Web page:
*Launching an awareness campaign (including direct contact through leaflets and via the Scottish Fire and Rescue Service) demonstrating to businesses the need for fire risk assessments
*Embracing and advocating third party certification
*Consulting the industry and stakeholders to make third party certification mandatory before an assessor can offer fire risk assessment services

Acting decisively to prevent further fires

McMahon feels that much has been done since the Rosepark tragedy, but stresses that more needs to be achieved in the area of fire risk assessment. “We owe it to the memory of those who lost their lives in Rosepark ten years ago, and their friends and relatives, to act decisively and prevent further fires,” urged the MSP.

The Parliamentary Motion was supported by Margaret Mitchell MSP, who commented: “Ten years on from Rosepark, it’s appropriate to evaluate whether or not there are sufficient requirements placed on care homes to prevent such an accident from happening again.”

MSPs Kenneth Gibson and Siobhan McMahon have also supported the Motion, stating that more can be done and that there’s no room for complacency. They agree that third party certification is the best way forward.

Community safety minister Roseanna Cunningham responded by saying that much had already changed. The minister added that the Regulatory Review Group is currently looking at fire safety legislation and is due to report back early next year. Cunningham has promised to write and ask the group to look at fire risk assessment as part of that extensive review.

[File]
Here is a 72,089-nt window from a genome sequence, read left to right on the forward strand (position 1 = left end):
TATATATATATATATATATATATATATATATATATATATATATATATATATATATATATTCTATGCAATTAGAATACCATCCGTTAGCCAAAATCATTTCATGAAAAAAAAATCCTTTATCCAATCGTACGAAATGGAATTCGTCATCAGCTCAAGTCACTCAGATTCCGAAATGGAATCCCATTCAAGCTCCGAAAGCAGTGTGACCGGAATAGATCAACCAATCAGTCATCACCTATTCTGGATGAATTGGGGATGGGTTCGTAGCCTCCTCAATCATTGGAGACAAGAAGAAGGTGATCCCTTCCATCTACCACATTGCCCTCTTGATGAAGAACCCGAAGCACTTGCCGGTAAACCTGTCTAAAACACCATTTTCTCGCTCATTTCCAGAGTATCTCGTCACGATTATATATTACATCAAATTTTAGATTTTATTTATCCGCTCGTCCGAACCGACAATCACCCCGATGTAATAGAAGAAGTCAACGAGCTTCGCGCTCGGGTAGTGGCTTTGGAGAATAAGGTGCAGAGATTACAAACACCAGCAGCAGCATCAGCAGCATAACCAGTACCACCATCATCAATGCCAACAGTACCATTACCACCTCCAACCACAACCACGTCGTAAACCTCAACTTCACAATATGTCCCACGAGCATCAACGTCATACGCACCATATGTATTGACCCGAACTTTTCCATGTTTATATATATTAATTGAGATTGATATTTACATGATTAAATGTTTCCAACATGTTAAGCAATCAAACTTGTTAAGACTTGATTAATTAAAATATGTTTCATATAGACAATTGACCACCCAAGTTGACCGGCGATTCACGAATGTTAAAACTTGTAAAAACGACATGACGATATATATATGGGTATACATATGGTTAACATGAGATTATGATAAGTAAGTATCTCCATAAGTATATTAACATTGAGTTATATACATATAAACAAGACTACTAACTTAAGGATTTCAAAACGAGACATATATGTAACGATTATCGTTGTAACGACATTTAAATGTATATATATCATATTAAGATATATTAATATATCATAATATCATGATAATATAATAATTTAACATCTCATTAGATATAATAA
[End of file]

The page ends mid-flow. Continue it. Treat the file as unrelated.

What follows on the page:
In a bid to remove potential fire hazards, commercial buildings and non-domestic premises in Scotland are already forced to carry out a fire safety risk assessment under the Fire (Scotland) Act 2005 in conjunction with the Fire Safety (Scotland) Regulations 2006. If the assessment is thought to have been carried out to an insufficient extent, the enforcing authority has the power to prosecute the Duty Holder.

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Survey finds Londoners ready to tackle the terrorist threat

A survey has revealed that nearly three quarters (73%) of individuals who live or work in the City of London are concerned about terrorism compared to 68% of all London adults. An even greater number of Londoners (87%) think that members of the public are important in fighting terrorism, with nearly three quarters (73%) of survey respondents stating they’re likely to report suspicious behaviour to the police.